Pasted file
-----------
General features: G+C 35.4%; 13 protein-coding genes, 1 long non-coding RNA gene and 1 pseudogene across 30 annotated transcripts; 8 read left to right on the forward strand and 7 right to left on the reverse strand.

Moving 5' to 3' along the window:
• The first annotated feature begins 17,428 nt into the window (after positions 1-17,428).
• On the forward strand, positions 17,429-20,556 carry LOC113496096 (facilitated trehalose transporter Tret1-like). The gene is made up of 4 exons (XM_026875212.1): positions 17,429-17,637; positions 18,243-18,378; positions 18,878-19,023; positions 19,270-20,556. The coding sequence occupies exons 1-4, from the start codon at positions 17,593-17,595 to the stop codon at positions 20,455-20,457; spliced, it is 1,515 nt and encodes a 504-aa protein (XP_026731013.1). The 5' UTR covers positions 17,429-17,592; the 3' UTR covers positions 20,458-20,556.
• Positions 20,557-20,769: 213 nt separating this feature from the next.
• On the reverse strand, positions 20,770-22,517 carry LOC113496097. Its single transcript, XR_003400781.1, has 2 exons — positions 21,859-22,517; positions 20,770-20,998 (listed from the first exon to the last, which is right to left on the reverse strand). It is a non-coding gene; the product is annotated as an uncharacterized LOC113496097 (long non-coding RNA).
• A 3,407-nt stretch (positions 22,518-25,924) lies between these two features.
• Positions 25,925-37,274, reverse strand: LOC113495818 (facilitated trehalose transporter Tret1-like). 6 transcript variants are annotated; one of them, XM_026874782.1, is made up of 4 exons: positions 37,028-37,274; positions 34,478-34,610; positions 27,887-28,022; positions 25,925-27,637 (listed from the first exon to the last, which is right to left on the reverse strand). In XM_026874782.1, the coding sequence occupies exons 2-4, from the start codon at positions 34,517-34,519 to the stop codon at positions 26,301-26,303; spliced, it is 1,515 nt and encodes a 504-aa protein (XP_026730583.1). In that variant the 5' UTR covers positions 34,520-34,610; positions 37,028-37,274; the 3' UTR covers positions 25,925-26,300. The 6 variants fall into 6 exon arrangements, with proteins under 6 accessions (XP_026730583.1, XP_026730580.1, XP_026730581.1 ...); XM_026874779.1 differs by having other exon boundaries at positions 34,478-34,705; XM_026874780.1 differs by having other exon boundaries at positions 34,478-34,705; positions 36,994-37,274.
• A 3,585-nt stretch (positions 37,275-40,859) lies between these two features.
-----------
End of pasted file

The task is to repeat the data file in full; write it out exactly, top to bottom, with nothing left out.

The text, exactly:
General features: G+C 35.4%; 13 protein-coding genes, 1 long non-coding RNA gene and 1 pseudogene across 30 annotated transcripts; 8 read left to right on the forward strand and 7 right to left on the reverse strand.

Moving 5' to 3' along the window:
• The first annotated feature begins 17,428 nt into the window (after positions 1-17,428).
• On the forward strand, positions 17,429-20,556 carry LOC113496096 (facilitated trehalose transporter Tret1-like). The gene is made up of 4 exons (XM_026875212.1): positions 17,429-17,637; positions 18,243-18,378; positions 18,878-19,023; positions 19,270-20,556. The coding sequence occupies exons 1-4, from the start codon at positions 17,593-17,595 to the stop codon at positions 20,455-20,457; spliced, it is 1,515 nt and encodes a 504-aa protein (XP_026731013.1). The 5' UTR covers positions 17,429-17,592; the 3' UTR covers positions 20,458-20,556.
• Positions 20,557-20,769: 213 nt separating this feature from the next.
• On the reverse strand, positions 20,770-22,517 carry LOC113496097. Its single transcript, XR_003400781.1, has 2 exons — positions 21,859-22,517; positions 20,770-20,998 (listed from the first exon to the last, which is right to left on the reverse strand). It is a non-coding gene; the product is annotated as an uncharacterized LOC113496097 (long non-coding RNA).
• A 3,407-nt stretch (positions 22,518-25,924) lies between these two features.
• Positions 25,925-37,274, reverse strand: LOC113495818 (facilitated trehalose transporter Tret1-like). 6 transcript variants are annotated; one of them, XM_026874782.1, is made up of 4 exons: positions 37,028-37,274; positions 34,478-34,610; positions 27,887-28,022; positions 25,925-27,637 (listed from the first exon to the last, which is right to left on the reverse strand). In XM_026874782.1, the coding sequence occupies exons 2-4, from the start codon at positions 34,517-34,519 to the stop codon at positions 26,301-26,303; spliced, it is 1,515 nt and encodes a 504-aa protein (XP_026730583.1). In that variant the 5' UTR covers positions 34,520-34,610; positions 37,028-37,274; the 3' UTR covers positions 25,925-26,300. The 6 variants fall into 6 exon arrangements, with proteins under 6 accessions (XP_026730583.1, XP_026730580.1, XP_026730581.1 ...); XM_026874779.1 differs by having other exon boundaries at positions 34,478-34,705; XM_026874780.1 differs by having other exon boundaries at positions 34,478-34,705; positions 36,994-37,274.
• A 3,585-nt stretch (positions 37,275-40,859) lies between these two features.